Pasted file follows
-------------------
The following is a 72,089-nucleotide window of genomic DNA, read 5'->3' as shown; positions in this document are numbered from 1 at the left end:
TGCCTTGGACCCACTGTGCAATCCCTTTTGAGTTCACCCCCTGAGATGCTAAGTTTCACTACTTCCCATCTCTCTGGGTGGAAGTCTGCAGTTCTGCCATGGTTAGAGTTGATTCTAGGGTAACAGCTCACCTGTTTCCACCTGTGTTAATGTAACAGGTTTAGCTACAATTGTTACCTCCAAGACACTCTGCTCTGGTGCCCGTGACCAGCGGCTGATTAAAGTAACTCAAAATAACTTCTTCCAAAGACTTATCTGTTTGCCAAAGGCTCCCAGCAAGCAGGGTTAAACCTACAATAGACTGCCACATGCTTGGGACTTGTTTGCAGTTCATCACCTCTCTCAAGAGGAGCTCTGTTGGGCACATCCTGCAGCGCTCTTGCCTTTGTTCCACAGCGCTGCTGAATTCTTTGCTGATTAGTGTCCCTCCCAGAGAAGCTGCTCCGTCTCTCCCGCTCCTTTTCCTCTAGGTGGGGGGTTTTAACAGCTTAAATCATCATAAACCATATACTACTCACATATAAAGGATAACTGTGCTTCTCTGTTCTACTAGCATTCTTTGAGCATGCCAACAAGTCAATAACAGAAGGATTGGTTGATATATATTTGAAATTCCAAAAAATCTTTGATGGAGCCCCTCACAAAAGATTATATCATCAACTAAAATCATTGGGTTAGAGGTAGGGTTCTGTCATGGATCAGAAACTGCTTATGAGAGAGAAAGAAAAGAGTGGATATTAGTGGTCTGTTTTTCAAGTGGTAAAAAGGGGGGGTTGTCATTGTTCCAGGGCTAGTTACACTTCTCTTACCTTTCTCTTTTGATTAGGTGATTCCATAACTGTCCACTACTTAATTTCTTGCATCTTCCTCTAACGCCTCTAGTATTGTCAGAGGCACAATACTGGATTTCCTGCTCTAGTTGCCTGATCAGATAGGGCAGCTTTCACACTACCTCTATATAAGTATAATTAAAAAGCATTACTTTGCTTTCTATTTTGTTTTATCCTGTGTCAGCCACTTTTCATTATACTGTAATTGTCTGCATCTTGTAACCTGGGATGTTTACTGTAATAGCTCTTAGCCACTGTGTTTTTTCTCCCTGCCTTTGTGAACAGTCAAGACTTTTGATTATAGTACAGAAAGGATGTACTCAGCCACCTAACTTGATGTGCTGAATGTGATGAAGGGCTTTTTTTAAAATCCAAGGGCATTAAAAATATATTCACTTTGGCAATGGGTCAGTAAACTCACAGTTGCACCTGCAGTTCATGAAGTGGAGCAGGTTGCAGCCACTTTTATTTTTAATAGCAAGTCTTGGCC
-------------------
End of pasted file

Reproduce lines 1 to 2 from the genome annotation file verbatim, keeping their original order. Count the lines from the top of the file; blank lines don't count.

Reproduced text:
The following is a 72,089-nucleotide window of genomic DNA, read 5'->3' as shown; positions in this document are numbered from 1 at the left end:
TGCCTTGGACCCACTGTGCAATCCCTTTTGAGTTCACCCCCTGAGATGCTAAGTTTCACTACTTCCCATCTCTCTGGGTGGAAGTCTGCAGTTCTGCCATGGTTAGAGTTGATTCTAGGGTAACAGCTCACCTGTTTCCACCTGTGTTAATGTAACAGGTTTAGCTACAATTGTTACCTCCAAGACACTCTGCTCTGGTGCCCGTGACCAGCGGCTGATTAAAGTAACTCAAAATAACTTCTTCCAAAGACTTATCTGTTTGCCAAAGGCTCCCAGCAAGCAGGGTTAAACCTACAATAGACTGCCACATGCTTGGGACTTGTTTGCAGTTCATCACCTCTCTCAAGAGGAGCTCTGTTGGGCACATCCTGCAGCGCTCTTGCCTTTGTTCCACAGCGCTGCTGAATTCTTTGCTGATTAGTGTCCCTCCCAGAGAAGCTGCTCCGTCTCTCCCGCTCCTTTTCCTCTAGGTGGGGGGTTTTAACAGCTTAAATCATCATAAACCATATACTACTCACATATAAAGGATAACTGTGCTTCTCTGTTCTACTAGCATTCTTTGAGCATGCCAACAAGTCAATAACAGAAGGATTGGTTGATATATATTTGAAATTCCAAAAAATCTTTGATGGAGCCCCTCACAAAAGATTATATCATCAACTAAAATCATTGGGTTAGAGGTAGGGTTCTGTCATGGATCAGAAACTGCTTATGAGAGAGAAAGAAAAGAGTGGATATTAGTGGTCTGTTTTTCAAGTGGTAAAAAGGGGGGGTTGTCATTGTTCCAGGGCTAGTTACACTTCTCTTACCTTTCTCTTTTGATTAGGTGATTCCATAACTGTCCACTACTTAATTTCTTGCATCTTCCTCTAACGCCTCTAGTATTGTCAGAGGCACAATACTGGATTTCCTGCTCTAGTTGCCTGATCAGATAGGGCAGCTTTCACACTACCTCTATATAAGTATAATTAAAAAGCATTACTTTGCTTTCTATTTTGTTTTATCCTGTGTCAGCCACTTTTCATTATACTGTAATTGTCTGCATCTTGTAACCTGGGATGTTTACTGTAATAGCTCTTAGCCACTGTGTTTTTTCTCCCTGCCTTTGTGAACAGTCAAGACTTTTGATTATAGTACAGAAAGGATGTACTCAGCCACCTAACTTGATGTGCTGAATGTGATGAAGGGCTTTTTTTAAAATCCAAGGGCATTAAAAATATATTCACTTTGGCAATGGGTCAGTAAACTCACAGTTGCACCTGCAGTTCATGAAGTGGAGCAGGTTGCAGCCACTTTTATTTTTAATAGCAAGTCTTGGCC